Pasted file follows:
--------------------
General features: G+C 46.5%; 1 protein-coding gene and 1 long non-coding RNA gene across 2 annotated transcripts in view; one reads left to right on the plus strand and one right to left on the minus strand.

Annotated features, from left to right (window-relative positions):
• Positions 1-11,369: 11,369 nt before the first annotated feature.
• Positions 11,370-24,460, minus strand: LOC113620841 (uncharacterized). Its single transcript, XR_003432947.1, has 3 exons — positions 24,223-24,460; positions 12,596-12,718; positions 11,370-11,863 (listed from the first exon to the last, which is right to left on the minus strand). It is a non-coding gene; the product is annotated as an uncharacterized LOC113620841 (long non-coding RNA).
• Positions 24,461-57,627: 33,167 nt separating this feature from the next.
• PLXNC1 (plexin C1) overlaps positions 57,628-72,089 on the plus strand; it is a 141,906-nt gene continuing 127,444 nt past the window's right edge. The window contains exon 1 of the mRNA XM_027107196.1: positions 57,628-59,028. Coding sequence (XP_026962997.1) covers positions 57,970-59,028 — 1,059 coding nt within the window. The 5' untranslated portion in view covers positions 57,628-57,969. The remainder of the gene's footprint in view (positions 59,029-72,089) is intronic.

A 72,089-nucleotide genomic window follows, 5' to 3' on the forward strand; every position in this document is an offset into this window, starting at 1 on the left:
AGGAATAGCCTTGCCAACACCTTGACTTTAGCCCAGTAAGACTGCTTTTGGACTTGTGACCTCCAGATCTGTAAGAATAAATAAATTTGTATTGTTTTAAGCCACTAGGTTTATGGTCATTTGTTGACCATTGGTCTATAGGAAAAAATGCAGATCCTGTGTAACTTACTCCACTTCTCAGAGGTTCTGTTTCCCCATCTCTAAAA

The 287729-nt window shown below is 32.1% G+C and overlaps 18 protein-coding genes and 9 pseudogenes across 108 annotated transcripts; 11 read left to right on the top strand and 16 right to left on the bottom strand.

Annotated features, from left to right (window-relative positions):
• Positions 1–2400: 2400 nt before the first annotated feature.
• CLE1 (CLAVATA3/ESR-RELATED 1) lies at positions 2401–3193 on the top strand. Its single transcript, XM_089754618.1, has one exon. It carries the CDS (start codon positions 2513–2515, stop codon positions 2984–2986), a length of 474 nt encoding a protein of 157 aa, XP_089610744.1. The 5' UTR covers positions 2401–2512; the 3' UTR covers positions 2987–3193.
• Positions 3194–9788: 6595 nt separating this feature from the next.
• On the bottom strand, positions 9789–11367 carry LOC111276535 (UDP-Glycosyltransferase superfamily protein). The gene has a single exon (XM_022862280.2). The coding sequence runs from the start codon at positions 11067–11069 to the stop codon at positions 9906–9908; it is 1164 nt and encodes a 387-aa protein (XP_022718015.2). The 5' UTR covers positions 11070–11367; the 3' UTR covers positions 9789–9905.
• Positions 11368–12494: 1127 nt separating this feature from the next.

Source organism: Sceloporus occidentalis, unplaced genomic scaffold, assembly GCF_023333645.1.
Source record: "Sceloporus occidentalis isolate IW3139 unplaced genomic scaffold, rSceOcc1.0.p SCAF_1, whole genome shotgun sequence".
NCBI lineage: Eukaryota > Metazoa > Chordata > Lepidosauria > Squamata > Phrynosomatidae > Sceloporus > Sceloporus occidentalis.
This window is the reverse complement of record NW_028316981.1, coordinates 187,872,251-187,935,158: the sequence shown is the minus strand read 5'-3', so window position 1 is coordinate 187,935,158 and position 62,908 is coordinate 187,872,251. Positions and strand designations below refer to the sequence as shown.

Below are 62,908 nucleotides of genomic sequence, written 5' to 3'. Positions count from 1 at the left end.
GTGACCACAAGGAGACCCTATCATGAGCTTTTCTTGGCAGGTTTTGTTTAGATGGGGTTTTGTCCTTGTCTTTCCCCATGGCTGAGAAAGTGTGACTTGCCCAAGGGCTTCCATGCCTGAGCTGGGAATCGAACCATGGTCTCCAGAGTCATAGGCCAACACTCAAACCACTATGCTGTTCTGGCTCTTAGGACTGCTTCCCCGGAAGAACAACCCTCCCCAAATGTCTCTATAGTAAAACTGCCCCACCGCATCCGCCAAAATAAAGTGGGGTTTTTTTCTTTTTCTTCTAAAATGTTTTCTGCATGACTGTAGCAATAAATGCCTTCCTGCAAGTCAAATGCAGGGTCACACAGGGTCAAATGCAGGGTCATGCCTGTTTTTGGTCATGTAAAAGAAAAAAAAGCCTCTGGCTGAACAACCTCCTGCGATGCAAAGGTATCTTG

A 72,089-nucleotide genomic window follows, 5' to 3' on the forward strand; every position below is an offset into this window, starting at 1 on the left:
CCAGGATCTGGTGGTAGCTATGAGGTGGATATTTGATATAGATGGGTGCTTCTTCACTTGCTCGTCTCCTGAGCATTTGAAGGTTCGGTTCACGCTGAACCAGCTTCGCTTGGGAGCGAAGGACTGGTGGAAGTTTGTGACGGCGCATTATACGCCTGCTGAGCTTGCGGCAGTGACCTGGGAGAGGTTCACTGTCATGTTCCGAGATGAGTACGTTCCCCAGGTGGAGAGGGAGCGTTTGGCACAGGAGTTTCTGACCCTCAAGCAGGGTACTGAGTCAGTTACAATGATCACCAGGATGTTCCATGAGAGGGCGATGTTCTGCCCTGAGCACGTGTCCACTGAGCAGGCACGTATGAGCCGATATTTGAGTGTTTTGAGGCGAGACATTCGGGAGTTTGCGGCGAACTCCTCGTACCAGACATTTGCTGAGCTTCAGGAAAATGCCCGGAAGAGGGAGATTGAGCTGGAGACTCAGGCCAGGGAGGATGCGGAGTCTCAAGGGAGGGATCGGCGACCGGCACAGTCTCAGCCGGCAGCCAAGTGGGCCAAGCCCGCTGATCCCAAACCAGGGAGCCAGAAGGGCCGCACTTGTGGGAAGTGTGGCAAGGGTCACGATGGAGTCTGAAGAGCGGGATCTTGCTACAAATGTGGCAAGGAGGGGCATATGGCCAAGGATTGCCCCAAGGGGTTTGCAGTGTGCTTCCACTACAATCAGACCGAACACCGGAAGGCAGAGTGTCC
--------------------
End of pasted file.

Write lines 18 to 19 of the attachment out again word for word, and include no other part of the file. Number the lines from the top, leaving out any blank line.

NCBI lineage: Eukaryota > Metazoa > Chordata > Lepidosauria > Squamata > Phrynosomatidae > Sceloporus > Sceloporus occidentalis.
This window is the reverse complement of record NW_028316981.1, coordinates 187,872,251-187,935,158: the sequence shown is the minus strand read 5'-3', so window position 1 is coordinate 187,935,158 and position 62,908 is coordinate 187,872,251. Positions and strand designations below refer to the sequence as shown.